Fri Apr 25 05:47:29 SAST 2014
Fri Apr 25 05:47:29 SAST 2014

We rejoice with Mavis

Jun 28, 2012 | Sowetan Editorial |   21 comments

Her story is like those of many other ordinary South Africans who normally find themselves having to bear the brunt of arrogant and insensitive public officials - in whose hands their lives sometimes unfortunately lie

SUFFERING: Mavis lives in misery because of her enlarged breasts.

WE REJOICE with the Ekurhuleni woman who has had her abnormally grown breasts surgically reduced at Charlotte Maxeke Hospital.

Mavis - as Sowetan has chosen to call her to protect her identity - has told us how "blessed" she feels now that she can lead a normal life.

Mavis is a HIV-positive mom who developed ARV-related side effects leading to her overgrown breasts that hampered her mobility. She even had to quit her job as a result of this abnormality.

Now she says she has a reason to smile.

For us, Mavis's case is an example of the role that the media can and should play in both highlighting the plight of the disadvantaged and holding public officials accountable.

Her story is like those of many other ordinary South Africans who normally find themselves having to bear the brunt of arrogant and insensitive public officials - in whose hands their lives sometimes unfortunately lie.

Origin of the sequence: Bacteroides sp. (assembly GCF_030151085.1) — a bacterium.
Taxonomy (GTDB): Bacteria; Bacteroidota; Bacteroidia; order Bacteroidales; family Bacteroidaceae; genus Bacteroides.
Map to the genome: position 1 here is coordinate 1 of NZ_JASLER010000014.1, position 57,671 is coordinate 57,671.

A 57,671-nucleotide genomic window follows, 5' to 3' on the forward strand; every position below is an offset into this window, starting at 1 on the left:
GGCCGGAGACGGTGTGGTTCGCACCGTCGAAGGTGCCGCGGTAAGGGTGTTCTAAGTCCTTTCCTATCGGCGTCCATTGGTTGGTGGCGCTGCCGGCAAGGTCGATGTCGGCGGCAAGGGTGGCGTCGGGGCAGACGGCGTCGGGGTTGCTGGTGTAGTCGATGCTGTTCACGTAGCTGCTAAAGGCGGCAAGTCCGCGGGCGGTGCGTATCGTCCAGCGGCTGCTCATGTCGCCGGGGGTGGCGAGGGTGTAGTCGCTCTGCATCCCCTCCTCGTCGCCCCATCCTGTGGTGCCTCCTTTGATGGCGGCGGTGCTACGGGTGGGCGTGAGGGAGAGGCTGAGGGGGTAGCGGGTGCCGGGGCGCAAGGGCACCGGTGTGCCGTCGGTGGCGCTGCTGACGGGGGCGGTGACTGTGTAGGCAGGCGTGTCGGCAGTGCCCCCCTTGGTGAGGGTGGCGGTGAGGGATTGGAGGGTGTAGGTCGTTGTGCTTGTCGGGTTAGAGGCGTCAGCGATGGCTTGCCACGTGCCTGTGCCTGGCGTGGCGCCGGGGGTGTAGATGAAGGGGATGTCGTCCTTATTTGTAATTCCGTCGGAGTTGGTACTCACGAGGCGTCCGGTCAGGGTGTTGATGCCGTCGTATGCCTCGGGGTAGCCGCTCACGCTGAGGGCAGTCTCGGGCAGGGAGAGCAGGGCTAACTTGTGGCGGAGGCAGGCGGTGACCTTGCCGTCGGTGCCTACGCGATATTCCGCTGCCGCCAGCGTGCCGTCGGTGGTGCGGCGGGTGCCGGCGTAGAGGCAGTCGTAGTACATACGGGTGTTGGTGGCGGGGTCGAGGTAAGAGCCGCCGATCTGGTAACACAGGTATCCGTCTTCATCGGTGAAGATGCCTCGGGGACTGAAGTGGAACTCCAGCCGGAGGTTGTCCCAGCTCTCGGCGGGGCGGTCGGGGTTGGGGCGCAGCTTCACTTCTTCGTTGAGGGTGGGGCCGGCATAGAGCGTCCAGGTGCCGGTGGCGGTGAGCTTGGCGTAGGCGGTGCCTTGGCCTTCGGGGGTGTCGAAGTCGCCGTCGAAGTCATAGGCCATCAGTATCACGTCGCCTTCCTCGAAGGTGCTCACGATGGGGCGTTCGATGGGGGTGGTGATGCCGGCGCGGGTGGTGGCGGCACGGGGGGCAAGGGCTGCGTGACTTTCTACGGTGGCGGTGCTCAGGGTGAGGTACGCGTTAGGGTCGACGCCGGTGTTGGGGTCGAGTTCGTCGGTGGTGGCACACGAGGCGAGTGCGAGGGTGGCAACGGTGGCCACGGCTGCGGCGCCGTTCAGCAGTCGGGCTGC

The response by the Gauteng health officials to her plight is a case in point. Not only was she shunted around by these officials but she was - at some point - even told her condition is not life-threatening and therefore not a priority to receiving treatment.

Sowetan has also faced the wrath of Health Minister Aaron Motsoaledi, whose main concern was apparently that by disclosing Mavis's condition we could undermine the government's anti-Aids campaign.

The inference is that people could avoid finding out about their HIV status because if found to be HIV-positive they would then have to use the "dangerous" ARV's that have disfigured Mavis.

Our stance is that we did what we did to highlight her plight within the confines of the law and the professional ethics that bind us as a newspaper.

We also believe that had we not done what we did, Mavis would not have received the kind of treatment she eventually did.

It is also our belief that had we not intervened in the manner that we did chances are that Minister Motsoaledi would not have known about Mavis's case, and he would not have intervened in the manner that he did.

More so, we believe Mavis would not have received an apology from Gauteng Health MEC Ntombi Mekgwe for the ill-treatment she suffered at the hands of insensitive provincial health officials.

This is the context in which our coverage of Mavis's story should be seen and appreciated - as an example of excellent journalism.

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